Tales From Both Sides Of The Brain: A Life In Neuroscience, by Michael S. Gazzaniga
Although I have sometimes been critical about the author’s approach in terms of neuroscience and his lack of awareness about the disconnect that exists between his appreciation of design elements to the human mind and brains in general and his formal adoption of a misguided evolutionary framework to science, this book manages to avoid most of what I find problematic about his unwillingness to follow the evidence where it leads. Instead, this book is a very enjoyable memoir of the author’s life as a neurologist, which shows a great deal of humanity and graciousness in the author’s own efforts to deal with competition in his field. This is precisely the sort of book I would like to see more of, memoirs from illustrious scientists that discuss the way they went about their careers and the places they lived and the jobs they had and the people they worked with and interacted with. This book shows the human side of scientists in a way that is winning and charming, and certainly does more to advance the cause of scientific research than the pettiness that often exists by those who present science as something divorced from humanity and human frailty as is often the case.
This particular book is a bit more than 350 pages and is divided into four parts and nine large chapters. The book begins with a foreword from Steven Pinker and a preface. After that the author discusses discovering the brain (I) with chapters on how the author dived into science (1), including some information about his parents and how they got together, as well as the way that the author discovered split-brain research (2) and sought to understand the code by which the brain sends signals within itself (3). AFter that the author discusses his own research with split and whole brains (II), with chapters on the modularity of the brain that the author discovered (4), as well as the results of split-brain surgery on the brains of various people (5) and the way that this research spread from the West coast to the East coast with the author moving there for work (6). After that the author discusses further aspects of his research (III), including what the right brain has to say (7) and his own lifestyle and call to serve (8). Finally, the book concludes with a discussion about brain layers (IV, 9), an epilogue, acknowledgements, two appendices that deal graciously with other neuroscientists, notes, figure credits, video figures, and an index.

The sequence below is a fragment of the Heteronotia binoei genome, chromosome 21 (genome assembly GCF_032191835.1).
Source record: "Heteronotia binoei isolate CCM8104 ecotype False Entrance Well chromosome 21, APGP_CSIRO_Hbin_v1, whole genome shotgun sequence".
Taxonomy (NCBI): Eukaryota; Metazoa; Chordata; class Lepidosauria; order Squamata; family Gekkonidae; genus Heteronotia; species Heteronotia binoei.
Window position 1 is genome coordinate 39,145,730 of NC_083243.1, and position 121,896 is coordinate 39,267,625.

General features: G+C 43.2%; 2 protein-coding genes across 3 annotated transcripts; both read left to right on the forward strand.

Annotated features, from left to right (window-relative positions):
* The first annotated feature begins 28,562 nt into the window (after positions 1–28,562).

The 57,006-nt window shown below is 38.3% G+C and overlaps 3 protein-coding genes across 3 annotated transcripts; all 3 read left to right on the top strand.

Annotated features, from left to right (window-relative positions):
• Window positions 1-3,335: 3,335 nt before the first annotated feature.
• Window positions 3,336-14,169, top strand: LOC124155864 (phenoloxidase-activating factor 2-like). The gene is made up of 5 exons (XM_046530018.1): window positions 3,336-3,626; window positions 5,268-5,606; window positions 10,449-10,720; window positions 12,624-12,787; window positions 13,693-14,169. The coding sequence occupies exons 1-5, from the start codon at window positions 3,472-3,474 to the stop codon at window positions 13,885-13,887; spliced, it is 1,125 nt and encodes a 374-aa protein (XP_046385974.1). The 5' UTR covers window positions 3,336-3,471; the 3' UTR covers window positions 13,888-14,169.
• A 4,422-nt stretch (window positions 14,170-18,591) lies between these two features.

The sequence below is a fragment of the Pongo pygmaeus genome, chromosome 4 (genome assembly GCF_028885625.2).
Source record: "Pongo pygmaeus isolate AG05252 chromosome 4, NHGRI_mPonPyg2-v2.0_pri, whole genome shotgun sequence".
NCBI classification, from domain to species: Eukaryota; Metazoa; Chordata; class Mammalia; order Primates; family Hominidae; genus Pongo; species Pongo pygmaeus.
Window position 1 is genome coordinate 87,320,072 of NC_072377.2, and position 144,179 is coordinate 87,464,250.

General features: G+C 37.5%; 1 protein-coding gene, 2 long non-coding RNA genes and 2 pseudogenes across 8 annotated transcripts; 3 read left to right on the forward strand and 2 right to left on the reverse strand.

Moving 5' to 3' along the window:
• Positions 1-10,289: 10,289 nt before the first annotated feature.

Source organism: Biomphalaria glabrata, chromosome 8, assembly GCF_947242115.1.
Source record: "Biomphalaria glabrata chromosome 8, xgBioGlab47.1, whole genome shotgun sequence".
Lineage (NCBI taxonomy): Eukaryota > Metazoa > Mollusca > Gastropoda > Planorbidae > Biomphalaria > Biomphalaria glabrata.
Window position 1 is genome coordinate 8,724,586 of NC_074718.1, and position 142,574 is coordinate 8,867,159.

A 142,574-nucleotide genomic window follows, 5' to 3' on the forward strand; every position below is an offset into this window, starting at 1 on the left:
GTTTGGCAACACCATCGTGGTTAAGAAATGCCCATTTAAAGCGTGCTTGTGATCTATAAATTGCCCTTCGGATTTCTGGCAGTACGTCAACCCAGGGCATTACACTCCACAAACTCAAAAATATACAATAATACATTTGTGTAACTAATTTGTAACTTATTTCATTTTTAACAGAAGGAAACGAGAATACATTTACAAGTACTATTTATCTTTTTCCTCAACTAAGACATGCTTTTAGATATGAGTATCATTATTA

The author’s research is something that is of genuine and larger cultural interest. We tend to think of people and tasks as being dominated by the left and right brain, but unless both sides of the brain are acting well, and unless there is some legitimacy for the insights the right side of the brain has, we will be harmed by the way that we think of the mind. Of particular interest here is the author’s almost-gossipy discussion of the student and academic life of CalTech and other institutions and the way that he was able to parlay his personal friendships into a thoughtful discussion of neuroscience and political debates between different people and William F. Buckley Jr. Overall, this book provides a look at the scientist as a human being involved in institutional and societal politics, seeking to do research that requires working with people and dealing with competition over others seeking credit in the same realms of science. Obviously, if science is to have a secure place within culture the humanity of the people involved in it needs to be recognized, which will do much at shrinking the gap between scientists and the larger audience that is required to legitimate it.